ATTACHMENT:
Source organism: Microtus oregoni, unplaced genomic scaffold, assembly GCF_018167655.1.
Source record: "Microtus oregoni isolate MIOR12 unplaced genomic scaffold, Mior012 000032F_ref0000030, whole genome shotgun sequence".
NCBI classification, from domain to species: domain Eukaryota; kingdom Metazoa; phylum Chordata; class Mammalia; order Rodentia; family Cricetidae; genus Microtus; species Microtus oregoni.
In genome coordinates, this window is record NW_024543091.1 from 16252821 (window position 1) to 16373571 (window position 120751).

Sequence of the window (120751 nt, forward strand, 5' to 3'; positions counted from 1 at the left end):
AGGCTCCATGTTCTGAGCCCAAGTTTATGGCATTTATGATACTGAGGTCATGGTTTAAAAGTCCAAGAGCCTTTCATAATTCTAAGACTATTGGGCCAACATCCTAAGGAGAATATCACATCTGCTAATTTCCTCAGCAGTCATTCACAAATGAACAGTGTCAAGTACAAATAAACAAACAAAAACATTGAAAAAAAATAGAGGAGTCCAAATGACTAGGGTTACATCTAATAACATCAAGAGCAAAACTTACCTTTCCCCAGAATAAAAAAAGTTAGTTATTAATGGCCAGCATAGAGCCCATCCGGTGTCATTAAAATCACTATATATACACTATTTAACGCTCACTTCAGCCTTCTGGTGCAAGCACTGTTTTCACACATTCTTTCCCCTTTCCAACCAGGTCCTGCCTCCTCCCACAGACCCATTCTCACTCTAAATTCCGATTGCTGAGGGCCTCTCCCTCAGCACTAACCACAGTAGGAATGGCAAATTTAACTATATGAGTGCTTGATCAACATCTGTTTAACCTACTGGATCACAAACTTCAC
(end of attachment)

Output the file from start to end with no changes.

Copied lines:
Source organism: Microtus oregoni, unplaced genomic scaffold, assembly GCF_018167655.1.
Source record: "Microtus oregoni isolate MIOR12 unplaced genomic scaffold, Mior012 000032F_ref0000030, whole genome shotgun sequence".
NCBI classification, from domain to species: domain Eukaryota; kingdom Metazoa; phylum Chordata; class Mammalia; order Rodentia; family Cricetidae; genus Microtus; species Microtus oregoni.
In genome coordinates, this window is record NW_024543091.1 from 16252821 (window position 1) to 16373571 (window position 120751).

Sequence of the window (120751 nt, forward strand, 5' to 3'; positions counted from 1 at the left end):
AGGCTCCATGTTCTGAGCCCAAGTTTATGGCATTTATGATACTGAGGTCATGGTTTAAAAGTCCAAGAGCCTTTCATAATTCTAAGACTATTGGGCCAACATCCTAAGGAGAATATCACATCTGCTAATTTCCTCAGCAGTCATTCACAAATGAACAGTGTCAAGTACAAATAAACAAACAAAAACATTGAAAAAAAATAGAGGAGTCCAAATGACTAGGGTTACATCTAATAACATCAAGAGCAAAACTTACCTTTCCCCAGAATAAAAAAAGTTAGTTATTAATGGCCAGCATAGAGCCCATCCGGTGTCATTAAAATCACTATATATACACTATTTAACGCTCACTTCAGCCTTCTGGTGCAAGCACTGTTTTCACACATTCTTTCCCCTTTCCAACCAGGTCCTGCCTCCTCCCACAGACCCATTCTCACTCTAAATTCCGATTGCTGAGGGCCTCTCCCTCAGCACTAACCACAGTAGGAATGGCAAATTTAACTATATGAGTGCTTGATCAACATCTGTTTAACCTACTGGATCACAAACTTCAC